Director Mark Campbell,
Faculty Pier Vittorio Aureli, Mark Cousins
Consultants & Collaborators, Yoni Bentovim, Polly Braden, Barbara Ann Campbell-Lange, Emily Harris, Thomas Haywood, Catherine Ince, Reuben de Lautour, Charles Rice, Jack Self, Eva Stenram, Laura Tunbridge, Antoine Vaxelaire, Kieran Wardle, Mark Wasiuta, Edwin Zwakman
MPhil in Media Practices (five terms)
In an era defined by the instant transmission of information, the five-term taught MPhil in Media Practices questions the ways in which various media can inform and represent a reading of architecture, itself a discipline characterised by the laborious speed at which it is often produced. Media Practices is intended to develop the student’s capacity to engage in wider architectural discussions through a broad spectrum of means, opening up a series of potential career paths including further academic study. The course stems from the argument that the conventional techniques of making and understanding architecture – drawing, modelling, talking and writing – now require augmenting in the contemporary world. As such, the programme aims to reconsider how alternative practices might elicit an expanded investigation of contemporary architecture. Students will study historical and traditional modes of representing architecture before undertaking investigations into alternative and expanded practices – including film- and audio-based work, documentary and nonconventional publications. This preparation will lead to the production of a thesis that draws on diverse media practices as a means of investigating current architectural issues.
The course aims to help students develop both the intellectual framework and skills-based knowledge necessary to employ a range of novel and unconventional practices as they begin to hone a fuller understanding of possibilities within the discipline. The first year provides the basis for each student’s final research project – through seminars, workshops and research modules, students will explore topics such as investigative methodologies, project development, contemporary discourses, documentation, archiving, publishing and radical architectural media practices. In the second year students will develop a self-initiated thesis that conceptualises and realises their work at an advanced graduate level. In addition to a written explanatory component, the thesis might take on a number of forms – including an extended photo-essay, cine-essay, film- or sound-based work, or non-traditional publication materials – allowing the author to test and deepen arguments through practice.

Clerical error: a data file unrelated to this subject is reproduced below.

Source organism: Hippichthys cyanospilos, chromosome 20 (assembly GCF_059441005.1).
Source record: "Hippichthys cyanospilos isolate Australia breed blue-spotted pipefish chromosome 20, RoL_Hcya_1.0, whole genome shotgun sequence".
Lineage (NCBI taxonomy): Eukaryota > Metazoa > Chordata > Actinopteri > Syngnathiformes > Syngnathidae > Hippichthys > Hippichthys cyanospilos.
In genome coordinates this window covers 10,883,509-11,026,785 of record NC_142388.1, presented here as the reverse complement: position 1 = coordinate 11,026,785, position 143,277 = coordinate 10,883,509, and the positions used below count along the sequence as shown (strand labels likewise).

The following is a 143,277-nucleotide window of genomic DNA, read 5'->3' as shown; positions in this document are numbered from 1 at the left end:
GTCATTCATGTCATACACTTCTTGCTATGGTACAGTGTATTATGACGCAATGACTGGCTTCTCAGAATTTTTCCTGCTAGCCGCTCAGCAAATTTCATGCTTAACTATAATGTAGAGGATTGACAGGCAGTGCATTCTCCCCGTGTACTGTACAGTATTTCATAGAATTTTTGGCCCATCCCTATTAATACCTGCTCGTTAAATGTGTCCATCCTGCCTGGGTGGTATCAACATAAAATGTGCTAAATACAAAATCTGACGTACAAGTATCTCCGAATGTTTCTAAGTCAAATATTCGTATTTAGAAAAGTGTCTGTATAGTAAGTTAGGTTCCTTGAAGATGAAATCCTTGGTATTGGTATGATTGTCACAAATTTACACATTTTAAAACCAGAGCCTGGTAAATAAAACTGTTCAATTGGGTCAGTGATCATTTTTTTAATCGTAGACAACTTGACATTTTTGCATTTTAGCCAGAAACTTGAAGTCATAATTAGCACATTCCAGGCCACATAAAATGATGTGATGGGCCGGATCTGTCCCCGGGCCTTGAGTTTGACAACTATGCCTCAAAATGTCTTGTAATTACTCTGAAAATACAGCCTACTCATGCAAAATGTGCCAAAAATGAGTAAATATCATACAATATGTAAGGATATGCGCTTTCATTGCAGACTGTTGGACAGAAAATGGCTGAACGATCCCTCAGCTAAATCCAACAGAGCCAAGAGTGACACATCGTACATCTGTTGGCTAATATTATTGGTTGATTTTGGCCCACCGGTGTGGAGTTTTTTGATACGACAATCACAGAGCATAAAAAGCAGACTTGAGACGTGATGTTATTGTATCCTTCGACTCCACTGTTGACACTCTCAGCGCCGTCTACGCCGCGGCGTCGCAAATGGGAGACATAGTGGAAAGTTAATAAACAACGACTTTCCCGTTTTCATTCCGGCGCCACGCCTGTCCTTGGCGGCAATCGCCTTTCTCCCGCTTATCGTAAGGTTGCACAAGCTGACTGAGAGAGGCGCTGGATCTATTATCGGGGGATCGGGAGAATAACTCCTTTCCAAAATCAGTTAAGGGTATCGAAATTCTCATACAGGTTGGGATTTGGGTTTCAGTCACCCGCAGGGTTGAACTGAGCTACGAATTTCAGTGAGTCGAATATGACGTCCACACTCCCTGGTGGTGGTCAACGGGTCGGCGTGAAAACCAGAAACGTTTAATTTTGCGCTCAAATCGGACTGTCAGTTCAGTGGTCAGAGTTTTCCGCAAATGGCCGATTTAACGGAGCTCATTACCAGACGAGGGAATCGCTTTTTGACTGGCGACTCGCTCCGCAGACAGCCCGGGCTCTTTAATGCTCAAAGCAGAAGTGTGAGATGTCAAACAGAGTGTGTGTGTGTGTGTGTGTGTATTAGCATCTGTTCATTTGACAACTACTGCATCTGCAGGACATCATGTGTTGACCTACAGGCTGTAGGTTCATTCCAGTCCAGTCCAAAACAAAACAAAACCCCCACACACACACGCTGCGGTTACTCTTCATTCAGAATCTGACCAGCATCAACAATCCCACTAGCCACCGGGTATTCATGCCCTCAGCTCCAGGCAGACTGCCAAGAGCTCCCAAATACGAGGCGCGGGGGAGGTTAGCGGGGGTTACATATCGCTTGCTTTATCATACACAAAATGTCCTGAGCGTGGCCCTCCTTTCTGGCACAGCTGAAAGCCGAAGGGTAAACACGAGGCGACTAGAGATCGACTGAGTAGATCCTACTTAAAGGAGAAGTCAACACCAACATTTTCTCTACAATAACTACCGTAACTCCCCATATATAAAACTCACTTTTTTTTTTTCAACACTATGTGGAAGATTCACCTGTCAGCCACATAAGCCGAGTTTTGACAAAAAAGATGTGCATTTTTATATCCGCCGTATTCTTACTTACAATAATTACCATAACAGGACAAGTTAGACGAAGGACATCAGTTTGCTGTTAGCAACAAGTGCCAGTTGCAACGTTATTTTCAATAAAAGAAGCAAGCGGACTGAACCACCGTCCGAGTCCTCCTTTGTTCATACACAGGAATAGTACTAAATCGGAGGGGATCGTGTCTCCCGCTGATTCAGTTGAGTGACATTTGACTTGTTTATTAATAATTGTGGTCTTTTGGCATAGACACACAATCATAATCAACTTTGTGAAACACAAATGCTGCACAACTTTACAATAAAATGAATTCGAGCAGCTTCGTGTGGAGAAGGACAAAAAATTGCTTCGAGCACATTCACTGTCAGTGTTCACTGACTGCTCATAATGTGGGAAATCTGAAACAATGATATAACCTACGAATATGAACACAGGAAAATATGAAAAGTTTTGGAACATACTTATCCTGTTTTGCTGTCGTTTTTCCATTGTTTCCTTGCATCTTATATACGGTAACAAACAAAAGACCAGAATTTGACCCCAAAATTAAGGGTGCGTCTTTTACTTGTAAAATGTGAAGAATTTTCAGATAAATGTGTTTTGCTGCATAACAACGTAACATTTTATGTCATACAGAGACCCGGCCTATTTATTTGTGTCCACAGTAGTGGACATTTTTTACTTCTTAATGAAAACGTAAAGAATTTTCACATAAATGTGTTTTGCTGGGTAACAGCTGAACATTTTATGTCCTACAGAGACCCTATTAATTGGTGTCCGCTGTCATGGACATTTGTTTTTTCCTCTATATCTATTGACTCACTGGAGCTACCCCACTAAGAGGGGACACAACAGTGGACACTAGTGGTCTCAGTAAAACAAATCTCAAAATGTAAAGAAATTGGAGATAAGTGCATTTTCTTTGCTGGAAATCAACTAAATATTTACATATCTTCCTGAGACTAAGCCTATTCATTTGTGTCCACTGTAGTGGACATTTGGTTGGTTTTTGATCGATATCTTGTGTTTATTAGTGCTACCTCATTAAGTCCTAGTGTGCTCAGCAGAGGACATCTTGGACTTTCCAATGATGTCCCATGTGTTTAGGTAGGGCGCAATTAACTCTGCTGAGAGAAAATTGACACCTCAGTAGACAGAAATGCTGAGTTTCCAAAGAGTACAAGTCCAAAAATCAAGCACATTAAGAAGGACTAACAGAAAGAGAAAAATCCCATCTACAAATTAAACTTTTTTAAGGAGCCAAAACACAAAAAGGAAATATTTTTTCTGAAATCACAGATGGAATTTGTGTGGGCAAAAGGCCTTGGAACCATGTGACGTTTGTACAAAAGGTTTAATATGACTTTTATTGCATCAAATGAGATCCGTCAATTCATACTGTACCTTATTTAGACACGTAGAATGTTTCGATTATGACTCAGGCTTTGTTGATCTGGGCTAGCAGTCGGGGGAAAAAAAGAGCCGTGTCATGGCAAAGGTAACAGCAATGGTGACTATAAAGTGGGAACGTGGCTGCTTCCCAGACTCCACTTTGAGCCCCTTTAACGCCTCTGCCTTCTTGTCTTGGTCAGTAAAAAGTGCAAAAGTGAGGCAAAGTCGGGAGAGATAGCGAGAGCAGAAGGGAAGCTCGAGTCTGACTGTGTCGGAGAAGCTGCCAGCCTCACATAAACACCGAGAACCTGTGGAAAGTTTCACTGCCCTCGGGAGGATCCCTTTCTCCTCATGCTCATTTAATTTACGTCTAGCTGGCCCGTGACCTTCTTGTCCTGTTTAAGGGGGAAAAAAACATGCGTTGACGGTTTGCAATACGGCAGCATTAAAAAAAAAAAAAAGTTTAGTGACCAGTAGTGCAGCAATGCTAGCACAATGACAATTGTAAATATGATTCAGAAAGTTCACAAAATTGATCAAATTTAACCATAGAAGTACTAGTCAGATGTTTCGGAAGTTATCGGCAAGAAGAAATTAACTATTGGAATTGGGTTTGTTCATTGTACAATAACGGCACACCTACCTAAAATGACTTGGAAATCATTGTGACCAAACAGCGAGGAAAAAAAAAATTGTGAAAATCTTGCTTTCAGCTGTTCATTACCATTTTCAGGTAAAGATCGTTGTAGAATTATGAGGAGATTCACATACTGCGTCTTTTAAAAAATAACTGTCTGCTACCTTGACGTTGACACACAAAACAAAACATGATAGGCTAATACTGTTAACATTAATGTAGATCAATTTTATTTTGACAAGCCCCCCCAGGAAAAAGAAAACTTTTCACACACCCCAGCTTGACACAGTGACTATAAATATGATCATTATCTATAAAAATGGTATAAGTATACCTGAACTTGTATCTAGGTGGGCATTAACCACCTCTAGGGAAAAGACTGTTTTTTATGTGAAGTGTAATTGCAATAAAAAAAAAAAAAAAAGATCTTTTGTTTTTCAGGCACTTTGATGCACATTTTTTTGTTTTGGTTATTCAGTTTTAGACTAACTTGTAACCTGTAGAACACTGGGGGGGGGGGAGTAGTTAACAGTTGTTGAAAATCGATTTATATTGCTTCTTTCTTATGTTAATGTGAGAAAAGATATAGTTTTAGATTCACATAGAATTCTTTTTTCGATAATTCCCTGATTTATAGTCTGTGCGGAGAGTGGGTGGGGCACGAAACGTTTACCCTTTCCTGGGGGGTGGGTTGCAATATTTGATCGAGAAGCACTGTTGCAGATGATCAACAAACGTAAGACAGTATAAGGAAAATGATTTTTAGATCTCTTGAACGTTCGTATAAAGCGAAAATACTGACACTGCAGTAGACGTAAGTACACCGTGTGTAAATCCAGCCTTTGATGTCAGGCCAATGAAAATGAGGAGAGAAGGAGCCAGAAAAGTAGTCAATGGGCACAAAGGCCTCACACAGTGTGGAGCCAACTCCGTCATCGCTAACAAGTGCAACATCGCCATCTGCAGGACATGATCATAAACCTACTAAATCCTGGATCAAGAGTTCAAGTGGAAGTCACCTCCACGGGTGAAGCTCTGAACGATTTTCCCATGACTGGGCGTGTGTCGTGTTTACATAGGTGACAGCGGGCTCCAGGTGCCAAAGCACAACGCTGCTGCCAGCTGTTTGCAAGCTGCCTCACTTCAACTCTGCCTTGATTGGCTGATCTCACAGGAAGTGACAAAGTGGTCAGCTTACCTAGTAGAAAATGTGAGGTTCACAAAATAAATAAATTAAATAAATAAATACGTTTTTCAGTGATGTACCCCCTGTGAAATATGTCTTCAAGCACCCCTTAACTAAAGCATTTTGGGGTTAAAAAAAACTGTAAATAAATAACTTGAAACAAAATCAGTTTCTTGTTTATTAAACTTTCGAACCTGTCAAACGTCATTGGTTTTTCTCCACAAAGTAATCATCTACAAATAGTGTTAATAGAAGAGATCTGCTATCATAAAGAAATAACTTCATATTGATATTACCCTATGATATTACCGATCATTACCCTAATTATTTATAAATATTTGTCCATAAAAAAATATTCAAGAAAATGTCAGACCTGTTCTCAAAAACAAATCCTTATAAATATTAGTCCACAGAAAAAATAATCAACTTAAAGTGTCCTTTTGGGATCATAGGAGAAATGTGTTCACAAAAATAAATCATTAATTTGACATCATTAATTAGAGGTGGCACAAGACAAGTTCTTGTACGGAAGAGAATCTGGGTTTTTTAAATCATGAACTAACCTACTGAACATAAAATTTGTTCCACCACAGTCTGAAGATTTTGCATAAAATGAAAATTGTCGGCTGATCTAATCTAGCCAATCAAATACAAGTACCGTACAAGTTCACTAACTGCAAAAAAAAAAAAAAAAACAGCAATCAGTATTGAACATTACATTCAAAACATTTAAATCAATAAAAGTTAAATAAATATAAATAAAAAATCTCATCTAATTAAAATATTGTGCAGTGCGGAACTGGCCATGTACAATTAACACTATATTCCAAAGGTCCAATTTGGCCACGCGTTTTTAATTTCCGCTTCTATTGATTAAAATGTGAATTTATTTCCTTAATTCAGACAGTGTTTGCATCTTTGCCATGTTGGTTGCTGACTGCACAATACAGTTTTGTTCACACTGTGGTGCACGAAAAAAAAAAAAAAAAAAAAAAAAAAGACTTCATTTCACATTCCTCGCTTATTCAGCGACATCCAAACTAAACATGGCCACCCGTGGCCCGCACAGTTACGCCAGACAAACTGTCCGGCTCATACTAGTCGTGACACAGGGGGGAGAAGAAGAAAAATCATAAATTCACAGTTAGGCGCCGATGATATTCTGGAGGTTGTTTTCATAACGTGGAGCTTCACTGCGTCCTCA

The programme draws on the diverse and intellectually rich resources of the AA faculty, along with invited consultants and collaborators, including academics, writers, journalists, critics, publishers, sound and media artists, filmmakers, experimental documentarians and others. In addition, the course will develop associations with cultural institutions in London and beyond. The course is directed towards students with a degree in architecture and an interest in developing a critical consideration of their subject